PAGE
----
Because the animals at greatest risk of infection and development of Johne’s Disease are newborn calves, having a separate pen for dams identified as Johne’s test-positive can reduce the risk to the majority of calves born in the herd. That pen should be separated from others if possible and be at the end toward which pen manure is scraped so that risk of contamination of “clean” pens is reduced.
Health of Calves Born in Individual Pens vs. Group Pens
The risk of diarrhea, pneumonia and morbidity due to any other cause was not significantly different between calves born in single-cow vs. multiple-cow calving pens. This study does not mean that there isn’t potentially greater risk to multiple cow pens, but that it can be managed.
Importance of Close-up Pen Space
In regard to socialization, one producer loads pens with pregnant cows 2 to 3 weeks prior to expected calving and then does not bring any new animals into that pen thereafter. This controls both socialization and pen density. Cows leave the pen soon after they calve.
Graves, R.E., Tyson, J.T., McFarland, D., and Wilson. 2005. Dry Cow Bedded Pack, Maternity, Post-Fresh Freestall Shelter, Drive-Through Feeding. No. DIP 441.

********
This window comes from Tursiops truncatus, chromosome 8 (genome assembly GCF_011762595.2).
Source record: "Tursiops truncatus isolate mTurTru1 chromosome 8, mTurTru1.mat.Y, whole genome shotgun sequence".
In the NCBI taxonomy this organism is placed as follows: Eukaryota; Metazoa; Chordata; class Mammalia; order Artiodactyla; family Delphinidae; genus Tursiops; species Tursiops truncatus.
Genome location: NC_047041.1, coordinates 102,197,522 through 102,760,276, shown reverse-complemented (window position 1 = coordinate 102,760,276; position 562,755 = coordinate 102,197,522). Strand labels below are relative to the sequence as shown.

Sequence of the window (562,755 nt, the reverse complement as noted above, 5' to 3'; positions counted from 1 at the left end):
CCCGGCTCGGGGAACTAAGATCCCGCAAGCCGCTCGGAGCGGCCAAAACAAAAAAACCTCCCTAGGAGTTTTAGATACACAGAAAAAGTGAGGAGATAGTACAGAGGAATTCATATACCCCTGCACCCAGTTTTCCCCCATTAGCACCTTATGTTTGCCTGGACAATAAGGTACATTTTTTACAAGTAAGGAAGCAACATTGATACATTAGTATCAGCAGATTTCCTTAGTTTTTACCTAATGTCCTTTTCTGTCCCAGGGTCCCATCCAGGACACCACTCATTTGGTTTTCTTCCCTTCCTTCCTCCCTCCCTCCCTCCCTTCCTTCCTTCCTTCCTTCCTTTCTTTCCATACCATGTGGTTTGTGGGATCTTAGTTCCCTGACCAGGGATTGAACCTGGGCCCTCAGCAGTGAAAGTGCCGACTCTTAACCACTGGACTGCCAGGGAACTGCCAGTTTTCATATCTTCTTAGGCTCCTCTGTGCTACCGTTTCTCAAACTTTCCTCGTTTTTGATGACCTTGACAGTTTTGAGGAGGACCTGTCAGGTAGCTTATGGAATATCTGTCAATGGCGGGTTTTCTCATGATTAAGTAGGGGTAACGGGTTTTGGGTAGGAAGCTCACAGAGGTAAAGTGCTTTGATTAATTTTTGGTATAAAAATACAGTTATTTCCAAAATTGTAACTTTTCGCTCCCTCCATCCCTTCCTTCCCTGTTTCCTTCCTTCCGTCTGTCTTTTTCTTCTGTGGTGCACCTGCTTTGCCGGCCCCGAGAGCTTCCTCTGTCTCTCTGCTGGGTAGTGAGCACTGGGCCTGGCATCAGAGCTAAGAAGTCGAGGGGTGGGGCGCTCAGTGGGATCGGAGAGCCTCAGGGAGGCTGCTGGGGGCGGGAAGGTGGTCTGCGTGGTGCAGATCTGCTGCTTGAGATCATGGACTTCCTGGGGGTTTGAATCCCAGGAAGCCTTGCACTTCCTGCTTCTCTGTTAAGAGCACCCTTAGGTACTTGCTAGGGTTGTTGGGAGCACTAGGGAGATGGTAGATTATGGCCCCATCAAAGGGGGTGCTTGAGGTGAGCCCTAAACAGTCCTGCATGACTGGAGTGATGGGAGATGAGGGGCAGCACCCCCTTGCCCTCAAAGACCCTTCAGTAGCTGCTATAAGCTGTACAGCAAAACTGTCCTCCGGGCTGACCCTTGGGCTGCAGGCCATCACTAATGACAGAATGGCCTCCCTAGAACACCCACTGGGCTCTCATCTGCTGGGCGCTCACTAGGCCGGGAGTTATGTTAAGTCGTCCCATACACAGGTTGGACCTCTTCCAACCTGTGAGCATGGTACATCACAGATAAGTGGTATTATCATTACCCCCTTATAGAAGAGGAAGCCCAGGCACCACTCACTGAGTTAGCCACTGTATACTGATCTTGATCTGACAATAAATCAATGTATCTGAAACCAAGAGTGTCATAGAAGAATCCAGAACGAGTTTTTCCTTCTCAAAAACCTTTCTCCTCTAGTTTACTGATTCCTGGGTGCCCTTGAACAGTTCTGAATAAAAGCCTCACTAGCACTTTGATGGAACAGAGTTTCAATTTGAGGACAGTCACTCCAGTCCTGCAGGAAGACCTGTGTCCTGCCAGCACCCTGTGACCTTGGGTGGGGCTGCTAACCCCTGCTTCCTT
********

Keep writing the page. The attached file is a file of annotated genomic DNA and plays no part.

Pillars, R.B., Grooms, D.L. and Kaneene, J.B. 2009. Longitudinal study of the distribution of Mycobacterium avian subsp. Paratuberculosis in the environment of dairy herds in the Michigan Johne’s disease control demonstration herd project. Can Vet J. 2009;50(10):1039-46.
Pithua, P., Wells, S.J., Godden, S.M. and Raizman, E.A. 2009. Clinical trial on type of calving pen and the risk of disease in Holstein calves during the first 90 d of life. Prev Vet Med. 2009 May 1;89(1-2):8-15. Epub 2009 Feb 3.
Smith, J.F., Harner, J.P., Brouk, M.J. and Mosley, S. 2010. Pros and Cons of Centralized Calving. High Plains Dairy Conference Proceedings:61-70.
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Intensified Feeding Programs for Calves